What’s in an Estate?
Property that you can distribute by the terms of a Will are referred to as estate assets.
If property is not an estate asset then they are not distributable by a Will. It could be that they are distributable according to the discretion of a third party or pass to another person automatically. In short, not all property you own may be dealt with by your Will.
The most common types of assets which need to be distributed after you die are set out below and we have made a distinction between estate and non-estate assets in each instance.
Where you own the property in your sole name, then it is an estate asset. The property is subject to any mortgages or charges registered against it.
Where you own the property as joint tenants with someone else, it is not an estate asset and will automatically transfer into the name of the surviving owner upon your death. Jointly owned properties cannot be dealt with by a Will. Once notified of your death, the relevant land registries will transfer the property into the name(s) of the surviving proprietor(s).
Where you own the property as ‘tenants-in-common’ with someone else, then you can own your share solely or as joint tenants. If you own it solely, the share you own is an estate asset and is distributable by Will.
Where you have completed a binding nomination in favour of your legal personal representative (LPR), and it remains valid when you die, then it will pass to your estate, your superannuation is an estate asset. Your LPR is your executor or administrator, of whom will distribute your superannuation in accordance with the terms of your Will.
In order to nominate your LPR, you will need to sign a Binding Death Benefit Nomination (BDBN) in their favour. These forms are easily accessible online and vary depending on the superannuation fund.
Some funds do not accept BDBNs. Most significantly, the Commonwealth Sector Superannuation Scheme (CSS), the Public Sector Superannuation scheme (PSS), the Defence Force Retirement and Death Benefits scheme (DFRDB) have strict rules about who will receive your superannuation when you die.
BDBNs generally will need to be renewed every three years or else they may become non-binding.
Where you have not nominated your legal personal representative (LPR) as the beneficiary of your superannuation, then your superannuation will be a non-estate asset and cannot be distributed by the terms of your Will.
You may also, where applicable, sign a BDBN in favour of a particular beneficiary which will apply outside the terms of your Will. Different superannuation funds will have varying requirements as to whom can be nominated as a beneficiary (for example, some will only provide for children of the deceased where there is a relationship of financial dependency).
You will need to check with your superannuation fund as to whom they deem to be a validly nominated beneficiary.
This is an area of law where clients frequently require advice. Please call our Estates team on 02 6115 9000 or send an enquiry to email@example.com.
Where you are the sole owner of the bank account, the balance is an estate asset. Different banks will require different forms in order to release the balance of the relevant accounts to the estate.
Where you own the bank account jointly with someone else, the balance is not an estate asset. Upon notification of your passing, the bank account will become one that is solely owned by the surviving owner.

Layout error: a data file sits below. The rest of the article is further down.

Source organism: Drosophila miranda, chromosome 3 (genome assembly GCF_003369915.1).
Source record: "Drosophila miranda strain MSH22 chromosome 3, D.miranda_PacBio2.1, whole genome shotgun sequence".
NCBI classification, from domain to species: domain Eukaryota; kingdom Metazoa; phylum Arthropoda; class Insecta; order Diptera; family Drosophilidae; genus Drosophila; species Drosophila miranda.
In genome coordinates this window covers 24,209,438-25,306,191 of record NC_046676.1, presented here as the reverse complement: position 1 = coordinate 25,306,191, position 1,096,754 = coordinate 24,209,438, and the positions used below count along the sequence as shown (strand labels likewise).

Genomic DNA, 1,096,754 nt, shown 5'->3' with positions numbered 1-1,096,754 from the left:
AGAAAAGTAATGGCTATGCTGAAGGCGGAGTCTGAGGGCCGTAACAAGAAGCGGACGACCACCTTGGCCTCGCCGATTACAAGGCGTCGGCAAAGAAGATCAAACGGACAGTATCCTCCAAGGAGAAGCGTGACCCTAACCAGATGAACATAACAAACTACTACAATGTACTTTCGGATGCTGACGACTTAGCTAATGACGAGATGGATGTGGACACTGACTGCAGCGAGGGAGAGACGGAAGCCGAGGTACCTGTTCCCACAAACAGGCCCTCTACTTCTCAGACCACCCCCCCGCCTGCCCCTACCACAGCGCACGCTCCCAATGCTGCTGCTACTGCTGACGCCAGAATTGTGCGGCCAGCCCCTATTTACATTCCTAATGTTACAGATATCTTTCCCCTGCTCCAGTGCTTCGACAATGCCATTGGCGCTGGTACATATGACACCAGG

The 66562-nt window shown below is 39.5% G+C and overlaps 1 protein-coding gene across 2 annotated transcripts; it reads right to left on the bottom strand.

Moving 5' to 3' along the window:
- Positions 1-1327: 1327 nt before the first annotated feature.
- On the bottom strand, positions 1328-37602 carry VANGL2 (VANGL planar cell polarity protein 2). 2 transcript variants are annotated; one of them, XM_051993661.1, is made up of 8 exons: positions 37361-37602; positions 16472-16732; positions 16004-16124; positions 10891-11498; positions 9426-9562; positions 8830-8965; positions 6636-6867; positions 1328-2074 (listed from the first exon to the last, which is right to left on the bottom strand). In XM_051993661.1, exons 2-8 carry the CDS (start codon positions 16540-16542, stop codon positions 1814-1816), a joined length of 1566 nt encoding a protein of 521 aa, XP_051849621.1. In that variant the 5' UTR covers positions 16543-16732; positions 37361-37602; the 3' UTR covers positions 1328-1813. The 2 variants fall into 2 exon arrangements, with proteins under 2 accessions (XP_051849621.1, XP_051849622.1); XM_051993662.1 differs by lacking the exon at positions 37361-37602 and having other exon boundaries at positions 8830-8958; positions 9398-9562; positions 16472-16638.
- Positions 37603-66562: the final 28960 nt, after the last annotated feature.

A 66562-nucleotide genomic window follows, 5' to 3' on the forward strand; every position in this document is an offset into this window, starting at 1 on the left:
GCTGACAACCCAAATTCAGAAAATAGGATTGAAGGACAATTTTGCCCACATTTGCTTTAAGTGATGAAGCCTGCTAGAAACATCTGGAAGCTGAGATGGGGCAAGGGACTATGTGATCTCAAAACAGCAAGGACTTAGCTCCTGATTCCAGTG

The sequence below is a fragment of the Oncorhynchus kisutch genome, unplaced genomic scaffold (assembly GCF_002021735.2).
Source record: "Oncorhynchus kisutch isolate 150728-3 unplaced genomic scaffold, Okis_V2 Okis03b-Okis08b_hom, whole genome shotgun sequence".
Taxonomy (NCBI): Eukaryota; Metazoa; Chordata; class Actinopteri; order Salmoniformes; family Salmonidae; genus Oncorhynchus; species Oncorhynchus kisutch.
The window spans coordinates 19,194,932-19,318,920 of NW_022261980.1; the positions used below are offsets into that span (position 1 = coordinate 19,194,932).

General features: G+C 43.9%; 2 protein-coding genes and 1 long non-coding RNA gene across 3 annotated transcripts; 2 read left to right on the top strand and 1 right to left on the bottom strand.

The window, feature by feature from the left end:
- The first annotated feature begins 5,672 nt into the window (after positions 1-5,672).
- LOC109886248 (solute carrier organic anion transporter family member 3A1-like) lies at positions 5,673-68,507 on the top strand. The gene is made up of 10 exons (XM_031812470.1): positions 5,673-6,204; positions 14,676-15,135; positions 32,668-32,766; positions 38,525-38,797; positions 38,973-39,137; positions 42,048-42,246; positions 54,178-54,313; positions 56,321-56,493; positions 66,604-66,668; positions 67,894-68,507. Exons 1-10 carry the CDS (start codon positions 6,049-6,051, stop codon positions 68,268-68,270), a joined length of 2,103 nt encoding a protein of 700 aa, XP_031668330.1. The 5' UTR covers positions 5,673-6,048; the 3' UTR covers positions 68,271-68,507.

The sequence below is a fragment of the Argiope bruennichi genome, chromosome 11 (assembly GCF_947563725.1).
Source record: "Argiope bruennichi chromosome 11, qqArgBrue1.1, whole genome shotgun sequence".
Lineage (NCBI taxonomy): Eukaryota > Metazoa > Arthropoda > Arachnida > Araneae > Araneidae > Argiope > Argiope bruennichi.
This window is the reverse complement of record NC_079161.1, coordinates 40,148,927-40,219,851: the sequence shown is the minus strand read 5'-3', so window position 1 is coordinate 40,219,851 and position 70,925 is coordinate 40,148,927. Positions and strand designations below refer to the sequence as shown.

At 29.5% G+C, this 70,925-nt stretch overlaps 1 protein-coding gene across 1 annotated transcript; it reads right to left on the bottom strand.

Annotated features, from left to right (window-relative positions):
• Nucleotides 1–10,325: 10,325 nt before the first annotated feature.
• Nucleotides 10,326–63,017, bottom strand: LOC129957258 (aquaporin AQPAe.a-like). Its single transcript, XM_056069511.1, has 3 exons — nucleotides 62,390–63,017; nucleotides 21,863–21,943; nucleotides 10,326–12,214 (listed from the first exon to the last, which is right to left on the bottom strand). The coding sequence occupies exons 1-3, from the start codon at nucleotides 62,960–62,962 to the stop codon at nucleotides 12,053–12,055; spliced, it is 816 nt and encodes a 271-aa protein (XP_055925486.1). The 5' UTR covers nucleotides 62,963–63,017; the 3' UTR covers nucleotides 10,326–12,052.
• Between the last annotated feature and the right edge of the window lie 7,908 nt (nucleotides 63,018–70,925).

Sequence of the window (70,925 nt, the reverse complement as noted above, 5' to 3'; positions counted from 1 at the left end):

Where you own the shares solely, they are estate assets. They may be transferred directly into the name of a beneficiary as per Will, or sold, with the proceeds forming part of the estate.
Where you own the shares jointly with someone else, they are not estate assets. Once notified of your death, the relevant share registries will transfer the shares into the names of the surviving holder(s).
The surviving joint holder will also inherit the costs base for those shares.
Motor Vehicles, Personal Effects, Household Goods and Pets
Where you own them solely, your motor vehicles, personal effects, household goods and pets are estate assets.
You may wish to provide specific gifts of your motor vehicles, personal effects and household goods to your beneficiaries.
This information is not advice and is necessarily general. There are complex circumstances (usually involving the intervention of the law of equity or family provision) where property that would otherwise be an estate asset not may be and property that would normally be a non-estate asset may be an estate asset.
If you seek advice about any of these assets and how to best ensure that they will be distributed to benefit your intended beneficiaries, our specialist Estates team will be able to assist. Please call our Estates team on 02 6115 9000 or send an enquiry to firstname.lastname@example.org.
Digital Assets and Cryptocurrency
We are seeing more people making money from their digital presence or storing valuable assets online.
YouTube, Facebook, TikTok, Instagram, and Twitch are just a few examples of how people can utilise the internet to derive an income. It may be that their digital presence is valuable, particularly if it does not depend on their ongoing and direct involvement.
These websites all have different rules for accessing their services and they are set out in their terms of service. When someone dies, the terms of service may completely block access to the account if your family does not have access to your passwords.
Nowhere are passwords more important than for cryptocurrencies. We are finding more and more of our clients hold considerable value in digital assets and blockchain-based currencies such as Bitcoin, Ethereum, Chainlink, Solana and Dogecoin, to name a few.
If your executor cannot easily access your digital wallet then those potentially valuable assets may be lost forever.
We recommend our clients store their passwords securely and in a way that will be accessible if they needed to be.